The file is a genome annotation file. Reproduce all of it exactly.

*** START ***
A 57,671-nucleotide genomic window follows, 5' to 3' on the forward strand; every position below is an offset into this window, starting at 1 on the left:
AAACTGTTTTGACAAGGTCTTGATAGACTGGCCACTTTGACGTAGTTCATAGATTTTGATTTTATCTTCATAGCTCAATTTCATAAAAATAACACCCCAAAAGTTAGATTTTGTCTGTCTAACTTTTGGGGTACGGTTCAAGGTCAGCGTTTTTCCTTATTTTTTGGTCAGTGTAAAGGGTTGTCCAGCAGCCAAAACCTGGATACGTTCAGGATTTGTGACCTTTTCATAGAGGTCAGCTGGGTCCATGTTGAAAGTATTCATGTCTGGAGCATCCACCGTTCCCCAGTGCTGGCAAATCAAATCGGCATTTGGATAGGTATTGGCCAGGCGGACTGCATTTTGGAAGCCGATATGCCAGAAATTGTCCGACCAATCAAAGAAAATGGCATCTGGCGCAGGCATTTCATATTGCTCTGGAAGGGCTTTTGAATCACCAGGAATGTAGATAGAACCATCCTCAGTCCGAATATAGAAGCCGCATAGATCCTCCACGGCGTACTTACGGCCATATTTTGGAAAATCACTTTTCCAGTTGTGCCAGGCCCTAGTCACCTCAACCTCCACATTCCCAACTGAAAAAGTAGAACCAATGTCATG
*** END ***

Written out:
A 57,671-nucleotide genomic window follows, 5' to 3' on the forward strand; every position below is an offset into this window, starting at 1 on the left:
AAACTGTTTTGACAAGGTCTTGATAGACTGGCCACTTTGACGTAGTTCATAGATTTTGATTTTATCTTCATAGCTCAATTTCATAAAAATAACACCCCAAAAGTTAGATTTTGTCTGTCTAACTTTTGGGGTACGGTTCAAGGTCAGCGTTTTTCCTTATTTTTTGGTCAGTGTAAAGGGTTGTCCAGCAGCCAAAACCTGGATACGTTCAGGATTTGTGACCTTTTCATAGAGGTCAGCTGGGTCCATGTTGAAAGTATTCATGTCTGGAGCATCCACCGTTCCCCAGTGCTGGCAAATCAAATCGGCATTTGGATAGGTATTGGCCAGGCGGACTGCATTTTGGAAGCCGATATGCCAGAAATTGTCCGACCAATCAAAGAAAATGGCATCTGGCGCAGGCATTTCATATTGCTCTGGAAGGGCTTTTGAATCACCAGGAATGTAGATAGAACCATCCTCAGTCCGAATATAGAAGCCGCATAGATCCTCCACGGCGTACTTACGGCCATATTTTGGAAAATCACTTTTCCAGTTGTGCCAGGCCCTAGTCACCTCAACCTCCACATTCCCAACTGAAAAAGTAGAACCAATGTCATG